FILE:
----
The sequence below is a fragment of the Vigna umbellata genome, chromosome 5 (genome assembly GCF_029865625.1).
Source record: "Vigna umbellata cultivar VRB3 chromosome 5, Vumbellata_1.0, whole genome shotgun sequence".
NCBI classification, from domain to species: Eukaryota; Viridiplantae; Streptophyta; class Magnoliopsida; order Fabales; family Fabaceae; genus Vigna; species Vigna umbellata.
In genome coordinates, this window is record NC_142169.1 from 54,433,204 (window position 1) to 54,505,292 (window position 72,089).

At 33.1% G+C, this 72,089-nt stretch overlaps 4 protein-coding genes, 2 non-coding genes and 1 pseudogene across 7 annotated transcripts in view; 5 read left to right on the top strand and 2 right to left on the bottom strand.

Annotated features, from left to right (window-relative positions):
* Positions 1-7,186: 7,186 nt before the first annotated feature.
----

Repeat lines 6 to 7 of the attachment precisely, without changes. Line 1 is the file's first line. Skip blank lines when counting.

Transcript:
Annotated features, from left to right (window-relative positions):
* Positions 1-7,186: 7,186 nt before the first annotated feature.